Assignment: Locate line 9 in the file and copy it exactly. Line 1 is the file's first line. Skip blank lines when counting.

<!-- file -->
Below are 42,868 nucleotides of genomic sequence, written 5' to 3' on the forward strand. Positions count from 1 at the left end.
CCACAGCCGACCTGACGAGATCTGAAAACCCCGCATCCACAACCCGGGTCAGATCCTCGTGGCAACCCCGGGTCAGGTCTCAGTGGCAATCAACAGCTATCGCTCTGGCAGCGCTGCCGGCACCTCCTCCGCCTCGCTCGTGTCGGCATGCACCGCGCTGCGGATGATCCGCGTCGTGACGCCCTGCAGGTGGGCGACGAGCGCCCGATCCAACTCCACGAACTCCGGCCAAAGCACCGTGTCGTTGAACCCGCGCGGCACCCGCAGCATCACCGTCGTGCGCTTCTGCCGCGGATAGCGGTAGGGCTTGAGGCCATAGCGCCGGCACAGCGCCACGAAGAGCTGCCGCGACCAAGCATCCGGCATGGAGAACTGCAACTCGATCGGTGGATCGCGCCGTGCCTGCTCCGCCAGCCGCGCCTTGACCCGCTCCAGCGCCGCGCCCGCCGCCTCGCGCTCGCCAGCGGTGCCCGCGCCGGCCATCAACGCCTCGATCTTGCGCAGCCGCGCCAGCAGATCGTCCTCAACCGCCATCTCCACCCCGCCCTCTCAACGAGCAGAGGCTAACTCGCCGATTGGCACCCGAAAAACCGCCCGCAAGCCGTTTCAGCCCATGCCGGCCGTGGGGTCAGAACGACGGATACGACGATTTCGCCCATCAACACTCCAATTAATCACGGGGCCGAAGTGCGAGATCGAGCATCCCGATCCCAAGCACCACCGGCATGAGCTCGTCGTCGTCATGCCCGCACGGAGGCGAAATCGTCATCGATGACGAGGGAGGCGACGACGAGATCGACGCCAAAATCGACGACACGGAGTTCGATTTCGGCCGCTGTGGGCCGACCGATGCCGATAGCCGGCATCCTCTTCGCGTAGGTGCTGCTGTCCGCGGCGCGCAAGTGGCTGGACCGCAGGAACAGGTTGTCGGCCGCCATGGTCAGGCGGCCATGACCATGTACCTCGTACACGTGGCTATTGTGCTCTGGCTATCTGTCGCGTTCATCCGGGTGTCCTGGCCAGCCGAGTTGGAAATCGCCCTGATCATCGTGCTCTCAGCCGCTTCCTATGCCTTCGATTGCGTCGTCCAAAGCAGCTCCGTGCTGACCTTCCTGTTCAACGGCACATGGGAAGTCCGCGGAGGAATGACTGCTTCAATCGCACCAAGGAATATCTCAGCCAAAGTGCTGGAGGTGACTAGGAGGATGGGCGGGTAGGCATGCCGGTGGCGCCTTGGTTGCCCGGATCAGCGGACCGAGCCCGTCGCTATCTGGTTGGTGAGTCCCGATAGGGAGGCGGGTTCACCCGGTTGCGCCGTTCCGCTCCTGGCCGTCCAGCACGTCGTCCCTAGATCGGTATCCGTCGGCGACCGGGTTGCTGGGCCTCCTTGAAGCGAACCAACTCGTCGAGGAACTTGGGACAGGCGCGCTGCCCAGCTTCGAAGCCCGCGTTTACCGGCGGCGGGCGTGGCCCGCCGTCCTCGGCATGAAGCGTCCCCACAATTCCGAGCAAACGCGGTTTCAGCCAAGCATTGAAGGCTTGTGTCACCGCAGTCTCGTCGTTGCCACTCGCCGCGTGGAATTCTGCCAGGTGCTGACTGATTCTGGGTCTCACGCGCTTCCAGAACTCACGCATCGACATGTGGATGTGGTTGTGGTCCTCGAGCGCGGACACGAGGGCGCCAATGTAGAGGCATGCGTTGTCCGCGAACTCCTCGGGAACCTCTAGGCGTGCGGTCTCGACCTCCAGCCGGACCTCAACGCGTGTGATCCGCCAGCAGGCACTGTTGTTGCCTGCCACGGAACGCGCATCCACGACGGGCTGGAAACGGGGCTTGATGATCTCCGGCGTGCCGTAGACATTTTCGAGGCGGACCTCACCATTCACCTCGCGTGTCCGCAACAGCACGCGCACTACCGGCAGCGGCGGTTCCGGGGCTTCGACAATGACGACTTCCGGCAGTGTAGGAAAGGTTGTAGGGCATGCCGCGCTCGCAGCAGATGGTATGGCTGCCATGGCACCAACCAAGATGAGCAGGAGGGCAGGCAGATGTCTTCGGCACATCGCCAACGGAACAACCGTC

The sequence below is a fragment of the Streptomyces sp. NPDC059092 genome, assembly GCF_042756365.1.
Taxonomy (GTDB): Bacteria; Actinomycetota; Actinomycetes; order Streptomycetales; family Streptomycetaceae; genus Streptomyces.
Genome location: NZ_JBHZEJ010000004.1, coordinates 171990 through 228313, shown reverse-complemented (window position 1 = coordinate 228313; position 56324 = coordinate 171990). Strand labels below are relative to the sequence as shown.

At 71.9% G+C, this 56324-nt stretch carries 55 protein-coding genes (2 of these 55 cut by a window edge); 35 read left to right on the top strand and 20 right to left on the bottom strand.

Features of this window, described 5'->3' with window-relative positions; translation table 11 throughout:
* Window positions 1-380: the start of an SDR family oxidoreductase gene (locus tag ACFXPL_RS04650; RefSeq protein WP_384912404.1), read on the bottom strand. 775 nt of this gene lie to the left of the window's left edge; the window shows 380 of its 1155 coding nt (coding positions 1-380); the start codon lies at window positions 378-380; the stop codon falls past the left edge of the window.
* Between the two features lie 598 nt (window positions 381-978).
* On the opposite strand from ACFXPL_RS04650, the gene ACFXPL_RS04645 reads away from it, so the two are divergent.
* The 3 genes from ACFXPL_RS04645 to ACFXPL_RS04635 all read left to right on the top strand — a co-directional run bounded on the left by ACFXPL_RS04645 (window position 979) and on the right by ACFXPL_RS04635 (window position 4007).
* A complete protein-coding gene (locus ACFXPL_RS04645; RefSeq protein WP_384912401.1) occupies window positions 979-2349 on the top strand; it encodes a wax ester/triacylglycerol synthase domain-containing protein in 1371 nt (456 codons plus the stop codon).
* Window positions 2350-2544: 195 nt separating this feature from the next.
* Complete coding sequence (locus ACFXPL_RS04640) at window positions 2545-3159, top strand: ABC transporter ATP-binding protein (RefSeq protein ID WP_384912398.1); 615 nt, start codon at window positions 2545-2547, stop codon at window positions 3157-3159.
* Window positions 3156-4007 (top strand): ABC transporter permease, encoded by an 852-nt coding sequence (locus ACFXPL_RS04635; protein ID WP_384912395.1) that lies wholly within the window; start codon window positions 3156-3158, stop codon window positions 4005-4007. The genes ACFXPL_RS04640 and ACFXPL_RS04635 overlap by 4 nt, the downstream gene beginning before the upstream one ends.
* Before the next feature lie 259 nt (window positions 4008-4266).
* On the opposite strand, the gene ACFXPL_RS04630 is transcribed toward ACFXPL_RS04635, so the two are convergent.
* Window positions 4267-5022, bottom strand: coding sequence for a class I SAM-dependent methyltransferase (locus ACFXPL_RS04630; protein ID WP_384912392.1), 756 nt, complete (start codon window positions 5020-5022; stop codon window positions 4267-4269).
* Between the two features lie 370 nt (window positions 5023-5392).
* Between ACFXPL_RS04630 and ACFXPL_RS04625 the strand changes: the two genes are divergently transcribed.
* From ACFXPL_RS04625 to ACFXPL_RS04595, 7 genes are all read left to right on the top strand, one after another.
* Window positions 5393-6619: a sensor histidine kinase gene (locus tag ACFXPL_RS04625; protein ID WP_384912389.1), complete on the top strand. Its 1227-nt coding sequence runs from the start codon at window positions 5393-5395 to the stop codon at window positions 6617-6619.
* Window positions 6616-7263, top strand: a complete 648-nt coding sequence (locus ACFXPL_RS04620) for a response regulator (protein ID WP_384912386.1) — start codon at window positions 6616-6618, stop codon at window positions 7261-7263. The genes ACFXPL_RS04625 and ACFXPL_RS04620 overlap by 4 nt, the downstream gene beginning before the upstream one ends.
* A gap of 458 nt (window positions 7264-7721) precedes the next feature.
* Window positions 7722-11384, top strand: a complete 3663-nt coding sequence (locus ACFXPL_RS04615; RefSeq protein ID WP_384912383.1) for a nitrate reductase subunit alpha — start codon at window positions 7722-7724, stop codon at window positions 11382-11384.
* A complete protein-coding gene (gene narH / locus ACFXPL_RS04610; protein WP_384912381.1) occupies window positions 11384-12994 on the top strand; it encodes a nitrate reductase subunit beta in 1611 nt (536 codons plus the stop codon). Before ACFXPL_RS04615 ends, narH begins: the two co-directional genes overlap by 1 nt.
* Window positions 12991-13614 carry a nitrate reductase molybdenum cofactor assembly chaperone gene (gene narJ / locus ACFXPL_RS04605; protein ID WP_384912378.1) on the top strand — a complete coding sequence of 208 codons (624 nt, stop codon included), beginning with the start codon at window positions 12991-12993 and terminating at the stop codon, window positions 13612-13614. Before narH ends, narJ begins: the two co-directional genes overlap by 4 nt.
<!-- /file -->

* Between the two features lie 598 nt (window positions 381-978).